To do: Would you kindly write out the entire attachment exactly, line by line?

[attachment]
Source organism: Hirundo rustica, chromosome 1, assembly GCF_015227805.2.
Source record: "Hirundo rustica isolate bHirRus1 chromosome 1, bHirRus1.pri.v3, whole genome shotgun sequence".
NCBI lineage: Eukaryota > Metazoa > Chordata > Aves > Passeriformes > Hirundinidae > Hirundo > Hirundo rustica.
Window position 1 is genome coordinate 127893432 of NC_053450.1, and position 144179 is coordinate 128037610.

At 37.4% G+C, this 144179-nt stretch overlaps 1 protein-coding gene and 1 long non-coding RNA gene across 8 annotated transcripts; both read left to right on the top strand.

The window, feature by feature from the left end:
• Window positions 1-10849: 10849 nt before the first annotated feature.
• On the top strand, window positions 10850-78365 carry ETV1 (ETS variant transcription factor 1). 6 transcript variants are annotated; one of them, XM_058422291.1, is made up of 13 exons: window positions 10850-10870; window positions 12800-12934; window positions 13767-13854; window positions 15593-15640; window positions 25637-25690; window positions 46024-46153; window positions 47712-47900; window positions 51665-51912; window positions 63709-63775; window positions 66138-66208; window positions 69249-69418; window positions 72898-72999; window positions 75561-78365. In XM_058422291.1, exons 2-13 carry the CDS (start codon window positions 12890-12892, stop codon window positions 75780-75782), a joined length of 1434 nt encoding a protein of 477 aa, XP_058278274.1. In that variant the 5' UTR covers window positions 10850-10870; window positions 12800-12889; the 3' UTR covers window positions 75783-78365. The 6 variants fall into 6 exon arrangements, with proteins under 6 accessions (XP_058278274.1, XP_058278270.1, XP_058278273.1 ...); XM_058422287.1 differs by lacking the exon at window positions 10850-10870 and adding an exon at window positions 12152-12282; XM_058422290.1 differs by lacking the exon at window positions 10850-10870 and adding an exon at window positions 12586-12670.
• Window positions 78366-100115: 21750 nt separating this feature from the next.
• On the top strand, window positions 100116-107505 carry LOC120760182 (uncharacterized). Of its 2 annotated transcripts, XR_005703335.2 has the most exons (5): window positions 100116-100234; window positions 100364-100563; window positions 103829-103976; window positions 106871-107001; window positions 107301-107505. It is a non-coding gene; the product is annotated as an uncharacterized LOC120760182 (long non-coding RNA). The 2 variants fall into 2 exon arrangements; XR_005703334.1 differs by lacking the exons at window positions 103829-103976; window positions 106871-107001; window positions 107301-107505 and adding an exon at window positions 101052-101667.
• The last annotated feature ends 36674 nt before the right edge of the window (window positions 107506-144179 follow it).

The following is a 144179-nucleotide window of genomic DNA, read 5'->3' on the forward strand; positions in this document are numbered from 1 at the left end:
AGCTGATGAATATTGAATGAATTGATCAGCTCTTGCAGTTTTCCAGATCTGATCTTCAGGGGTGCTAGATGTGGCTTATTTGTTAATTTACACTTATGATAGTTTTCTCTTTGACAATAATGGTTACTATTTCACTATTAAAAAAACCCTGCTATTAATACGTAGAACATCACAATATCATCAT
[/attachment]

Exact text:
Source organism: Hirundo rustica, chromosome 1, assembly GCF_015227805.2.
Source record: "Hirundo rustica isolate bHirRus1 chromosome 1, bHirRus1.pri.v3, whole genome shotgun sequence".
NCBI lineage: Eukaryota > Metazoa > Chordata > Aves > Passeriformes > Hirundinidae > Hirundo > Hirundo rustica.
Window position 1 is genome coordinate 127893432 of NC_053450.1, and position 144179 is coordinate 128037610.

At 37.4% G+C, this 144179-nt stretch overlaps 1 protein-coding gene and 1 long non-coding RNA gene across 8 annotated transcripts; both read left to right on the top strand.

The window, feature by feature from the left end:
• Window positions 1-10849: 10849 nt before the first annotated feature.
• On the top strand, window positions 10850-78365 carry ETV1 (ETS variant transcription factor 1). 6 transcript variants are annotated; one of them, XM_058422291.1, is made up of 13 exons: window positions 10850-10870; window positions 12800-12934; window positions 13767-13854; window positions 15593-15640; window positions 25637-25690; window positions 46024-46153; window positions 47712-47900; window positions 51665-51912; window positions 63709-63775; window positions 66138-66208; window positions 69249-69418; window positions 72898-72999; window positions 75561-78365. In XM_058422291.1, exons 2-13 carry the CDS (start codon window positions 12890-12892, stop codon window positions 75780-75782), a joined length of 1434 nt encoding a protein of 477 aa, XP_058278274.1. In that variant the 5' UTR covers window positions 10850-10870; window positions 12800-12889; the 3' UTR covers window positions 75783-78365. The 6 variants fall into 6 exon arrangements, with proteins under 6 accessions (XP_058278274.1, XP_058278270.1, XP_058278273.1 ...); XM_058422287.1 differs by lacking the exon at window positions 10850-10870 and adding an exon at window positions 12152-12282; XM_058422290.1 differs by lacking the exon at window positions 10850-10870 and adding an exon at window positions 12586-12670.
• Window positions 78366-100115: 21750 nt separating this feature from the next.
• On the top strand, window positions 100116-107505 carry LOC120760182 (uncharacterized). Of its 2 annotated transcripts, XR_005703335.2 has the most exons (5): window positions 100116-100234; window positions 100364-100563; window positions 103829-103976; window positions 106871-107001; window positions 107301-107505. It is a non-coding gene; the product is annotated as an uncharacterized LOC120760182 (long non-coding RNA). The 2 variants fall into 2 exon arrangements; XR_005703334.1 differs by lacking the exons at window positions 103829-103976; window positions 106871-107001; window positions 107301-107505 and adding an exon at window positions 101052-101667.
• The last annotated feature ends 36674 nt before the right edge of the window (window positions 107506-144179 follow it).

The following is a 144179-nucleotide window of genomic DNA, read 5'->3' on the forward strand; positions in this document are numbered from 1 at the left end:
AGCTGATGAATATTGAATGAATTGATCAGCTCTTGCAGTTTTCCAGATCTGATCTTCAGGGGTGCTAGATGTGGCTTATTTGTTAATTTACACTTATGATAGTTTTCTCTTTGACAATAATGGTTACTATTTCACTATTAAAAAAACCCTGCTATTAATACGTAGAACATCACAATATCATCAT